I like my goals to require a bit of concerted effort and to have a definite ending.

Suggestions anyone?


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Moaning markers

Before I start this uncharitable rant, let me list a few of my personal commandments. They include the following:

1. I will not consume sugary snacks before lunch (reckless abandon thenceforth [sic] is freely permitted).

2. I refuse to accept that pants is an giggle-free synonym of trousers.


Followed by another hundred or so articles of similar gravity and moral rectitude.

Most tenets of my personal faith may be broken at will by the rest of the world’s population, with the exception of number three. Plus a few dozen others.

Having said that, transgressions of THE MARKING SIN by novice teachers are begrudgingly allowed. With experience enlightenment will come unbidden. One hopes.

For seasoned classroom practitioners, however, breaches of THE MARKING SIN are allowable only on rare occasions of extreme marking stress.

Such as when end-of-term exams clash with the World Cup. Hypocrite lectureur? [sic again] Moi?

At work, we currently have a wanton serial sinner in our midst.

I put her first two excessive marking mentions down to carelessness on her behalf – minor social gaffes that anyone could make.

I tarred and feathered forgave and blessed her accordingly.

But a worrying pattern emerged. The slightest effort at social pleasantries on my part would be met by graphic depictions of hardcore marking sessions.

For example, this Monday morning’s exchange went something like this:

Me: Morning, how are you?

Manic Marker: Surviving.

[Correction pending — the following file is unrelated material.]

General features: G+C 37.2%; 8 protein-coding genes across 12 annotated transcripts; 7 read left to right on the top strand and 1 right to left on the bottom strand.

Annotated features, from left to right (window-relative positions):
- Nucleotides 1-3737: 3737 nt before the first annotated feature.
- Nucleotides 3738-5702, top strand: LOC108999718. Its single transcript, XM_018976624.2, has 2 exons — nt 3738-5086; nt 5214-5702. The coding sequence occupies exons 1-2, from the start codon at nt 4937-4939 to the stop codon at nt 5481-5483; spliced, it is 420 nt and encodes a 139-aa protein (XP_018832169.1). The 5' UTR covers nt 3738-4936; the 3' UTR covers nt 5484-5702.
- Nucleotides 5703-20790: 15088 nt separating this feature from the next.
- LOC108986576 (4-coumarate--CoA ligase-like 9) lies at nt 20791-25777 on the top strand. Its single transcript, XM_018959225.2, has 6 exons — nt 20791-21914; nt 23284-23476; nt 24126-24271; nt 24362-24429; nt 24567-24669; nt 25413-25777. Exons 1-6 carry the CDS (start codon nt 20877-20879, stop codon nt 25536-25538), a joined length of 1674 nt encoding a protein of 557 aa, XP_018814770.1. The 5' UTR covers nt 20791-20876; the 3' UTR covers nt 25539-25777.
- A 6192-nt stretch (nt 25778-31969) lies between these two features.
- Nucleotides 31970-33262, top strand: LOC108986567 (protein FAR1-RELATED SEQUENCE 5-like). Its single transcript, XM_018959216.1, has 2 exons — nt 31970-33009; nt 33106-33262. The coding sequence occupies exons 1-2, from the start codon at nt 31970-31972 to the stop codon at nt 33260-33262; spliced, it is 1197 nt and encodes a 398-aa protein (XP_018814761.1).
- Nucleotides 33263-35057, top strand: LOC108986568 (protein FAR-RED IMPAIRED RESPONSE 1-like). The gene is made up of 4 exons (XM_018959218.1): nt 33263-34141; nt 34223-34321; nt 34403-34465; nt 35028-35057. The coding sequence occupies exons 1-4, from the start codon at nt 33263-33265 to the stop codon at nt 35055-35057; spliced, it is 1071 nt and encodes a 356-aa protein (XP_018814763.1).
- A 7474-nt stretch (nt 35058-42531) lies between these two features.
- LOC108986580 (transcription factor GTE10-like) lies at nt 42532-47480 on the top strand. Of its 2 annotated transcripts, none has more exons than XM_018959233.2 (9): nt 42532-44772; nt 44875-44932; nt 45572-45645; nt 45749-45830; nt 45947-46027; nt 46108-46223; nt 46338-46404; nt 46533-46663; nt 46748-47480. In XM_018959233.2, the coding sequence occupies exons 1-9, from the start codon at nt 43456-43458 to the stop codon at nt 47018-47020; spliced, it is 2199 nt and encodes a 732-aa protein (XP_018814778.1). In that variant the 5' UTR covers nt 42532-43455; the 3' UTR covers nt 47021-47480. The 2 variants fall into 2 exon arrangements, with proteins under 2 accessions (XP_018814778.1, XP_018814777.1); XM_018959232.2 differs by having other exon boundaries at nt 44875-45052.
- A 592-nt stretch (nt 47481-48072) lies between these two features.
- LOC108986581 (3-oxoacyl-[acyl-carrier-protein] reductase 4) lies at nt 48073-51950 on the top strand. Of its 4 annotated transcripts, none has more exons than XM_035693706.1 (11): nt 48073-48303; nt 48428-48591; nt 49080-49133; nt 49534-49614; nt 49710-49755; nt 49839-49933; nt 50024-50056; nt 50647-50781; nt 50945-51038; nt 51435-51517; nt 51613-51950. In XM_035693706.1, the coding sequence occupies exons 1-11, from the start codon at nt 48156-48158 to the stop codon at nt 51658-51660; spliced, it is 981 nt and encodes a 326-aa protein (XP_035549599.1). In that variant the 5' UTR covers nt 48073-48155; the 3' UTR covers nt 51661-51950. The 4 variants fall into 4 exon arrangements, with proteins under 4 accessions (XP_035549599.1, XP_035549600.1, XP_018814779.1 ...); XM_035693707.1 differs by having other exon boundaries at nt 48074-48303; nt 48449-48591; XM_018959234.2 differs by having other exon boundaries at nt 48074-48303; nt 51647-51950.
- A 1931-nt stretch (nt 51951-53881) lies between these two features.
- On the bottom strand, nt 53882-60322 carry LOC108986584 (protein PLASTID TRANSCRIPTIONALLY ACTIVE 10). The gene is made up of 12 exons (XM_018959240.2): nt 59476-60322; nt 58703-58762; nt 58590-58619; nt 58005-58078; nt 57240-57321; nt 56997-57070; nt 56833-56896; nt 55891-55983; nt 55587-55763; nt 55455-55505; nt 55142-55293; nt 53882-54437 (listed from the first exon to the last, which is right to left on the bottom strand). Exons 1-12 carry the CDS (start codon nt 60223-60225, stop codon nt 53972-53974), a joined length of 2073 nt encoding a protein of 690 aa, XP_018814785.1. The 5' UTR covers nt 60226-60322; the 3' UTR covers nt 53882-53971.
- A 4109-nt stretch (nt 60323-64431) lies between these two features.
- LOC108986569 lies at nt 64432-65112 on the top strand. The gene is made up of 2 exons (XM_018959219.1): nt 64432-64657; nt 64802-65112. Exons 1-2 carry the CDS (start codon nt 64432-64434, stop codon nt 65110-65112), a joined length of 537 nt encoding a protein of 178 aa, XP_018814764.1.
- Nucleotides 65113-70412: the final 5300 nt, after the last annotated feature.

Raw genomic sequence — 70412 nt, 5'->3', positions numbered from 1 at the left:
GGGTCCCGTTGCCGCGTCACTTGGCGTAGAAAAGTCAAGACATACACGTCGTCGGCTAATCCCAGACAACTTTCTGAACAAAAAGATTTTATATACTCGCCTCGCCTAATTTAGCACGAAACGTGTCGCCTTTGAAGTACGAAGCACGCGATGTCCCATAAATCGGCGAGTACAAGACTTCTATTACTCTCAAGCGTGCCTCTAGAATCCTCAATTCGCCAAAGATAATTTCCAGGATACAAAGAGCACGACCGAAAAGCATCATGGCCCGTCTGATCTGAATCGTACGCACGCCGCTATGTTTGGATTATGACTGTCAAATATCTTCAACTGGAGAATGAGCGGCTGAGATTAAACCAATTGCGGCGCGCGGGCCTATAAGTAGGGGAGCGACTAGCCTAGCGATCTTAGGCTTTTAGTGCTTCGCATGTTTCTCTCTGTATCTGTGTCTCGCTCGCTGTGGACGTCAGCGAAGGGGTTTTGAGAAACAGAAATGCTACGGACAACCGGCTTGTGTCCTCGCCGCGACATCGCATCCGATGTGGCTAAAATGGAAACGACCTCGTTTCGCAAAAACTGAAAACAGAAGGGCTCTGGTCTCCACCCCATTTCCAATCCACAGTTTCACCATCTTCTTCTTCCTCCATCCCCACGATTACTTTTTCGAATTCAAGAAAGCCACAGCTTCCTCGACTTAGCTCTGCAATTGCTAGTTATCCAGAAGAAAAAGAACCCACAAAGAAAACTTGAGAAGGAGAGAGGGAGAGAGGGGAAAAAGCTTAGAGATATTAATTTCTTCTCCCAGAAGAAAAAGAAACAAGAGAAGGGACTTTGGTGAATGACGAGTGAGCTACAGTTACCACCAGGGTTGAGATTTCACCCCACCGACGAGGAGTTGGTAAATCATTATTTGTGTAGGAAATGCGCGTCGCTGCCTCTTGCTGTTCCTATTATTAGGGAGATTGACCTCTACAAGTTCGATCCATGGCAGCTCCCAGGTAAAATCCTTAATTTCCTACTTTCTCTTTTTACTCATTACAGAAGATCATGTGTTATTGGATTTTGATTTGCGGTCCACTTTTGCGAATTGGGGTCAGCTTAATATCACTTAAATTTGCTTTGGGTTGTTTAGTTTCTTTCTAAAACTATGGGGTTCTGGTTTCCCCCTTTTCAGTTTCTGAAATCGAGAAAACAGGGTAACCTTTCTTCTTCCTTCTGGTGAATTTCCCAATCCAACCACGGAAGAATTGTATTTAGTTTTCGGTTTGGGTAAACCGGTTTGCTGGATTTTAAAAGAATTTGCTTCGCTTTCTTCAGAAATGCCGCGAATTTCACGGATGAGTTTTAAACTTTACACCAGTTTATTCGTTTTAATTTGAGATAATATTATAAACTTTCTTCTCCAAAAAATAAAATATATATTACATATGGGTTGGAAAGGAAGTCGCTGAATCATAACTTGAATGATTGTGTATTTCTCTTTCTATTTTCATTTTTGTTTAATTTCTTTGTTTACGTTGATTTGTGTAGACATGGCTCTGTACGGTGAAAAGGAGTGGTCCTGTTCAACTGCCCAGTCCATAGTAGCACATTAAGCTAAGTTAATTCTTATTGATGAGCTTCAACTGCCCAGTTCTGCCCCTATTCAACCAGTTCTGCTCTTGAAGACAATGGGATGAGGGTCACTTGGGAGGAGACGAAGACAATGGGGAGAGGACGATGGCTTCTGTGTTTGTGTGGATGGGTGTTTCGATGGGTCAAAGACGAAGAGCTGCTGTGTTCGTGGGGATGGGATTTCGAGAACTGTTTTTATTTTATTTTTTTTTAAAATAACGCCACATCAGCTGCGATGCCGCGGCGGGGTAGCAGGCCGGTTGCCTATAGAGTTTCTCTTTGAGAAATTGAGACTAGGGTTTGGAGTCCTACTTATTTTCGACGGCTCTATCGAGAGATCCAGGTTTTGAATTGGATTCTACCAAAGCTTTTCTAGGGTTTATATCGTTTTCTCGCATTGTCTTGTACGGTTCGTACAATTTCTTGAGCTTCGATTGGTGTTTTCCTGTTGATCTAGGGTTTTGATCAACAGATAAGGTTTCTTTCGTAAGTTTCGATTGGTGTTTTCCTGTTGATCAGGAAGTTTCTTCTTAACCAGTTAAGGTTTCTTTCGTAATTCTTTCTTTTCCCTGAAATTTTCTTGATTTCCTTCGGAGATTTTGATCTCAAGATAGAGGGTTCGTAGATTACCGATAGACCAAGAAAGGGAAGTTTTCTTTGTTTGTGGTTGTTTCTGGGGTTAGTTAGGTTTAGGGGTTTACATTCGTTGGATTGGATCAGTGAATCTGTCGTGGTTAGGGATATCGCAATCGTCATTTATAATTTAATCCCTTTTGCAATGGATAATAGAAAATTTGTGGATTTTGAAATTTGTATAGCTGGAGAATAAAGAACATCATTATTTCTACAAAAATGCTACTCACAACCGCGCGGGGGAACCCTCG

Me: How was your weekend?

Manic marker: Well, I just spent two whole days in this corner, marking essays and homework.

Me: May I point out that your comments are a flagrant contravention of Tenet Three as decreed by The Way I Reckon We Should Go About Doing Stuff?

My actual response (reaching in my locked drawer for my dolls and stick pins): That’s too bad.

After this episode, I wonder if I can trust myself to engage in social niceties with someone who sees the most inocuous social intercourse as an opportunity for flagrant oneupmanship (Oneuppersonship? Oneupism? Oneupness? Sanctimonious bollocks).

But in the spirit of pedagogic togetherness, I would like to offer this advice to any experienced teachers and professors who are teetering on the brink of casually mentioning how singularly burdened with marking they are:

* You probably are not.

* Other educators do not want to know.

* You need time management skills.

* You don’t fool me.

* You should give more focussed feedback.

* You are overburdening your students with excessive feedback.

* You are much missed by your friends and family.

* And your thirty six cats.

* You will not look back on your life wishing you had devoted more weekends to marking.

* On second thoughts, people like you just might.

* You may find yourself the target of one of my notorious Saturday blog rants.

It’s not too late to change. Career, even.

Think on.

Mark my words. 

Must go now. I have absolutely piles of, you know, stuff to do.


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Free Burma

Free Burma!

 Stand with the Burmese protestors

Here are some photographs taken in Burma, January 2007.

A beautiful country under an ugly regime.

sunset over popa mountain burma

Sunset over Popa mountain. 

sunset over bagan temple burma

 Sunset over Bagan temple.

sunset at sagaing burma

 Sunset at Sagaing.

fishing boat burma

Sunset over fishing boat.

And may the sun set with haste on the junta.